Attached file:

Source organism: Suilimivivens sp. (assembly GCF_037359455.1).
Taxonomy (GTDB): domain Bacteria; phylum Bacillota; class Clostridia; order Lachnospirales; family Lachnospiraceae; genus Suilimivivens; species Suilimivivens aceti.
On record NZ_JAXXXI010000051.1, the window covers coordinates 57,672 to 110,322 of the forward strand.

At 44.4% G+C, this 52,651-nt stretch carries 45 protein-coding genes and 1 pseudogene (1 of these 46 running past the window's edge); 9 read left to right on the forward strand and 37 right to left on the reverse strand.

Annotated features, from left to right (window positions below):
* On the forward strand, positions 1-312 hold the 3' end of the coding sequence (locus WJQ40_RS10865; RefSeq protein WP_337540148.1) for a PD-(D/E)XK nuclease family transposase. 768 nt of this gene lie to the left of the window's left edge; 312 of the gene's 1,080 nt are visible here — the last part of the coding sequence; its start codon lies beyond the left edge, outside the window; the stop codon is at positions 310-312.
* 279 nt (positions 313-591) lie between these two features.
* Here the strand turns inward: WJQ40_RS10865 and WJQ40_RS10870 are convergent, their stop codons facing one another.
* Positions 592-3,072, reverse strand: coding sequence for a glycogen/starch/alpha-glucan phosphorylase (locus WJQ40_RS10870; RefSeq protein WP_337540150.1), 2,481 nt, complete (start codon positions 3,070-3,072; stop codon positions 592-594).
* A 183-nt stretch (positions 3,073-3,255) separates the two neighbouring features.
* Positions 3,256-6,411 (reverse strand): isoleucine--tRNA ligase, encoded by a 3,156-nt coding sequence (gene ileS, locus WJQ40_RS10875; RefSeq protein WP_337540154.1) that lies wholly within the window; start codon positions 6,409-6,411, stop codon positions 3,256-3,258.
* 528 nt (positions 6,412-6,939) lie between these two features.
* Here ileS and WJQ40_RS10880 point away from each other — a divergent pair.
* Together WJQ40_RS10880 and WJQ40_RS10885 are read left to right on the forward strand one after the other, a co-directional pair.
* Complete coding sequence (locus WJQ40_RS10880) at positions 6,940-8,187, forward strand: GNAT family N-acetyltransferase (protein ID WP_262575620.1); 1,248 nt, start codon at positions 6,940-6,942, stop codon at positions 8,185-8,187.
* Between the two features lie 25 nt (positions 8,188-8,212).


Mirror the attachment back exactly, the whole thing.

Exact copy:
Source organism: Suilimivivens sp. (assembly GCF_037359455.1).
Taxonomy (GTDB): domain Bacteria; phylum Bacillota; class Clostridia; order Lachnospirales; family Lachnospiraceae; genus Suilimivivens; species Suilimivivens aceti.
On record NZ_JAXXXI010000051.1, the window covers coordinates 57,672 to 110,322 of the forward strand.

At 44.4% G+C, this 52,651-nt stretch carries 45 protein-coding genes and 1 pseudogene (1 of these 46 running past the window's edge); 9 read left to right on the forward strand and 37 right to left on the reverse strand.

Annotated features, from left to right (window positions below):
* On the forward strand, positions 1-312 hold the 3' end of the coding sequence (locus WJQ40_RS10865; RefSeq protein WP_337540148.1) for a PD-(D/E)XK nuclease family transposase. 768 nt of this gene lie to the left of the window's left edge; 312 of the gene's 1,080 nt are visible here — the last part of the coding sequence; its start codon lies beyond the left edge, outside the window; the stop codon is at positions 310-312.
* 279 nt (positions 313-591) lie between these two features.
* Here the strand turns inward: WJQ40_RS10865 and WJQ40_RS10870 are convergent, their stop codons facing one another.
* Positions 592-3,072, reverse strand: coding sequence for a glycogen/starch/alpha-glucan phosphorylase (locus WJQ40_RS10870; RefSeq protein WP_337540150.1), 2,481 nt, complete (start codon positions 3,070-3,072; stop codon positions 592-594).
* A 183-nt stretch (positions 3,073-3,255) separates the two neighbouring features.
* Positions 3,256-6,411 (reverse strand): isoleucine--tRNA ligase, encoded by a 3,156-nt coding sequence (gene ileS, locus WJQ40_RS10875; RefSeq protein WP_337540154.1) that lies wholly within the window; start codon positions 6,409-6,411, stop codon positions 3,256-3,258.
* 528 nt (positions 6,412-6,939) lie between these two features.
* Here ileS and WJQ40_RS10880 point away from each other — a divergent pair.
* Together WJQ40_RS10880 and WJQ40_RS10885 are read left to right on the forward strand one after the other, a co-directional pair.
* Complete coding sequence (locus WJQ40_RS10880) at positions 6,940-8,187, forward strand: GNAT family N-acetyltransferase (protein ID WP_262575620.1); 1,248 nt, start codon at positions 6,940-6,942, stop codon at positions 8,185-8,187.
* Between the two features lie 25 nt (positions 8,188-8,212).